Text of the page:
Aside from Radboud University Medical Center, the other members of the OncoNetwork Consortium include the Cancer Research Center of Mercogliano in Italy; the genetics and molecular biology division of pharmaceutical company Viollier in Switzerland; the University of Warwick in the UK; the Institut Gustave Roussy in France; the University Paris Descartes Center in France; and St James' Hospital in Dublin.

Separately, Radboud University Medical Center is also working on a test for hereditary paragangliomas.

The colon and lung cancer panel comprises 90 amplicons covering hotspots within 22 genes, and requires 10 nanograms of input DNA, which can be taken from formalin-fixed paraffin-embedded tissue.

The initial validation was completed by six different labs within the OncoNetwork Consortium on 155 samples.

In stage 1, the labs sequenced five control samples from FFPE tissue, including two from a KRAS cell line, one lung adenocarcinoma, and two xenograft samples. All known mutations were called by each lab.

In stage 2, each lab sequenced 10 different samples from colon and lung cancer, which were known to that lab, but not the others. After the initial lab sequenced the samples, they were sent to the other six labs, so that in total 60 samples were sequenced by all six labs. Again, each lab correctly called all mutations, as well as all wild type variants.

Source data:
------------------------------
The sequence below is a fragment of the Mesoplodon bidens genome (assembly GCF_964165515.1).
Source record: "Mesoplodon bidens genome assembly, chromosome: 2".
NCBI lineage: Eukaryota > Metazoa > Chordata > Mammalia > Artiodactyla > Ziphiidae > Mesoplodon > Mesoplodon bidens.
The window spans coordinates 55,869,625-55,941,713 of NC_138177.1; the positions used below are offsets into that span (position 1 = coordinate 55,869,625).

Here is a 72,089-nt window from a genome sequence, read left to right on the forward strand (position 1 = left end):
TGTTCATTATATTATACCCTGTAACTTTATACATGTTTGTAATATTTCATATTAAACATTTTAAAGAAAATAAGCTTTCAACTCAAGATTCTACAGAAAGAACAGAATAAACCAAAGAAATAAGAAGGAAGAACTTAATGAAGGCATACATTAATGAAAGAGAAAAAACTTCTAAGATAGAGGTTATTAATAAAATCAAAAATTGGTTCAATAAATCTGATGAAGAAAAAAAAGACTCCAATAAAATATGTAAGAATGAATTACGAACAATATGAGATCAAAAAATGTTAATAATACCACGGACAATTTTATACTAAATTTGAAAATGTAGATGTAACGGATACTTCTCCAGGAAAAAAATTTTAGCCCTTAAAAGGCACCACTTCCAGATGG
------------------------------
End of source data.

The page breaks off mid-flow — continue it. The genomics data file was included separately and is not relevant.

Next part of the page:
In stage 3, samples were introduced with "large variations of tumor content," Nelen said, which caused a few problems in calling variants. For example, a mutation was missed in one sample because there was not enough DNA. Even when the researchers tried to confirm the mutation with Sanger sequencing, it was "also impossible to get the proper sequence," Nelen said. A second sample was initially missed because the team had set an allele frequency threshold for 5 percent, but the mutant was present at a 2 percent frequency. However, by adjusting the parameters on the software, the variant was called.

Nelen said the group has begun validating a second, optimized version of the chip. The goal is to achieve 500-fold coverage, which enables mutations to be detected down to at least a 5 percent frequency, and potentially as low as 2 percent frequency. However, in the initial version, some amplicons did not have enough coverage, so sensitivity was lower. But in other amplicons, coverage was too high, reducing chip capacity.

The second version includes an optimized primer set to achieve more even coverage of the amplions and eight samples are multiplexed per chip on the 316, instead of five.

In the second validation, the labs initially tested eight FFPE samples with known mutations to make sure the test could detect the mutations. The labs then scaled up and have sequenced a total of 98 samples.

"For molecular tests, you need robust performance, highly accurate, clinically relevant sensitivity for hotspot mutations and loss of function mutations, with results available in days," Nelen said.

Nelen said the lab is continuing to optimize and validate the test, including the primer design and software. Additionally, the entire workflow needs to be implemented in the lab's LIMS system, he said.

The goal is to launch the BRCA1/2 test in March, with all other cancer panels offered by the end of the year. The lab is also in the process of automating its sample-prep and multiplex PCR steps, which it also hopes to complete by the end of the year.